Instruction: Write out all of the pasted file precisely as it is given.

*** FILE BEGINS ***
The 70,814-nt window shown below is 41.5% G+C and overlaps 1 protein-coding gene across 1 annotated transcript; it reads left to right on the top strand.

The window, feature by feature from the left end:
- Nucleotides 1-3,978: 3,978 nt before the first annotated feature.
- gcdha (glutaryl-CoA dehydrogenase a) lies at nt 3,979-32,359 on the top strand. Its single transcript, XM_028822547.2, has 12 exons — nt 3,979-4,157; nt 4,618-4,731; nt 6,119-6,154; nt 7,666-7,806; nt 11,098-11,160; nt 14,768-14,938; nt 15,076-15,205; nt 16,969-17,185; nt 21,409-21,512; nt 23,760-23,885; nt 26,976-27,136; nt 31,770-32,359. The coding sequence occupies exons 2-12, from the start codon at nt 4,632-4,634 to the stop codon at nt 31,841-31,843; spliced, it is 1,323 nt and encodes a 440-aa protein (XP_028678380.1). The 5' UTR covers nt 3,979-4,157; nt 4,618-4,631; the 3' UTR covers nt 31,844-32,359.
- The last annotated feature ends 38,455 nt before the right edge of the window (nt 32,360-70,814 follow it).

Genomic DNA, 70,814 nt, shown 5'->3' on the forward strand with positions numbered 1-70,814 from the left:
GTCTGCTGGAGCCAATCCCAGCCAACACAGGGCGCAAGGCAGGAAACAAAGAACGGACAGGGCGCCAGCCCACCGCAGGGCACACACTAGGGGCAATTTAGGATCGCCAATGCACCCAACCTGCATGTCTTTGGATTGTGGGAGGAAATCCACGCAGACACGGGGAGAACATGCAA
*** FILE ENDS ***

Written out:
The 70,814-nt window shown below is 41.5% G+C and overlaps 1 protein-coding gene across 1 annotated transcript; it reads left to right on the top strand.

The window, feature by feature from the left end:
- Nucleotides 1-3,978: 3,978 nt before the first annotated feature.
- gcdha (glutaryl-CoA dehydrogenase a) lies at nt 3,979-32,359 on the top strand. Its single transcript, XM_028822547.2, has 12 exons — nt 3,979-4,157; nt 4,618-4,731; nt 6,119-6,154; nt 7,666-7,806; nt 11,098-11,160; nt 14,768-14,938; nt 15,076-15,205; nt 16,969-17,185; nt 21,409-21,512; nt 23,760-23,885; nt 26,976-27,136; nt 31,770-32,359. The coding sequence occupies exons 2-12, from the start codon at nt 4,632-4,634 to the stop codon at nt 31,841-31,843; spliced, it is 1,323 nt and encodes a 440-aa protein (XP_028678380.1). The 5' UTR covers nt 3,979-4,157; nt 4,618-4,631; the 3' UTR covers nt 31,844-32,359.
- The last annotated feature ends 38,455 nt before the right edge of the window (nt 32,360-70,814 follow it).

Genomic DNA, 70,814 nt, shown 5'->3' on the forward strand with positions numbered 1-70,814 from the left:
GTCTGCTGGAGCCAATCCCAGCCAACACAGGGCGCAAGGCAGGAAACAAAGAACGGACAGGGCGCCAGCCCACCGCAGGGCACACACTAGGGGCAATTTAGGATCGCCAATGCACCCAACCTGCATGTCTTTGGATTGTGGGAGGAAATCCACGCAGACACGGGGAGAACATGCAA